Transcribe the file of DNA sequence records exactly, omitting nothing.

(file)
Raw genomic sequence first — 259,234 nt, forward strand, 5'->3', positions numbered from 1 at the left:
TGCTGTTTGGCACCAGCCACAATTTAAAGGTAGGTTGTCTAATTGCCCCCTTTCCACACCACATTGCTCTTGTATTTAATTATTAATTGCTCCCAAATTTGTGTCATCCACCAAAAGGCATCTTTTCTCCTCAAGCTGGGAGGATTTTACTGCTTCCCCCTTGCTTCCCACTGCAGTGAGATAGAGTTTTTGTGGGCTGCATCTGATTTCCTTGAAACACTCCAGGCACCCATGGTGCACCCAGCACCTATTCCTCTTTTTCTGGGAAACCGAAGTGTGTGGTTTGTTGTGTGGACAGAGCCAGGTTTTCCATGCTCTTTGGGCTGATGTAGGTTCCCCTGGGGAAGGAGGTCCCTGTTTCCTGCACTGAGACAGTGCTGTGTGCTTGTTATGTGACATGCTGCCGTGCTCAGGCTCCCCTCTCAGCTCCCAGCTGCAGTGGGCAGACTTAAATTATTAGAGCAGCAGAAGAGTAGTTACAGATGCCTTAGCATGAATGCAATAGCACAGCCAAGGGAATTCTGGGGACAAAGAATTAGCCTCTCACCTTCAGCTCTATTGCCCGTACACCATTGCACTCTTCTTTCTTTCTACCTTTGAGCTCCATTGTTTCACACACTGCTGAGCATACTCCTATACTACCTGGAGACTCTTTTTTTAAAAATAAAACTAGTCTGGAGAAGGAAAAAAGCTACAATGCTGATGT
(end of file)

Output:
Raw genomic sequence first — 259,234 nt, forward strand, 5'->3', positions numbered from 1 at the left:
TGCTGTTTGGCACCAGCCACAATTTAAAGGTAGGTTGTCTAATTGCCCCCTTTCCACACCACATTGCTCTTGTATTTAATTATTAATTGCTCCCAAATTTGTGTCATCCACCAAAAGGCATCTTTTCTCCTCAAGCTGGGAGGATTTTACTGCTTCCCCCTTGCTTCCCACTGCAGTGAGATAGAGTTTTTGTGGGCTGCATCTGATTTCCTTGAAACACTCCAGGCACCCATGGTGCACCCAGCACCTATTCCTCTTTTTCTGGGAAACCGAAGTGTGTGGTTTGTTGTGTGGACAGAGCCAGGTTTTCCATGCTCTTTGGGCTGATGTAGGTTCCCCTGGGGAAGGAGGTCCCTGTTTCCTGCACTGAGACAGTGCTGTGTGCTTGTTATGTGACATGCTGCCGTGCTCAGGCTCCCCTCTCAGCTCCCAGCTGCAGTGGGCAGACTTAAATTATTAGAGCAGCAGAAGAGTAGTTACAGATGCCTTAGCATGAATGCAATAGCACAGCCAAGGGAATTCTGGGGACAAAGAATTAGCCTCTCACCTTCAGCTCTATTGCCCGTACACCATTGCACTCTTCTTTCTTTCTACCTTTGAGCTCCATTGTTTCACACACTGCTGAGCATACTCCTATACTACCTGGAGACTCTTTTTTTAAAAATAAAACTAGTCTGGAGAAGGAAAAAAGCTACAATGCTGATGT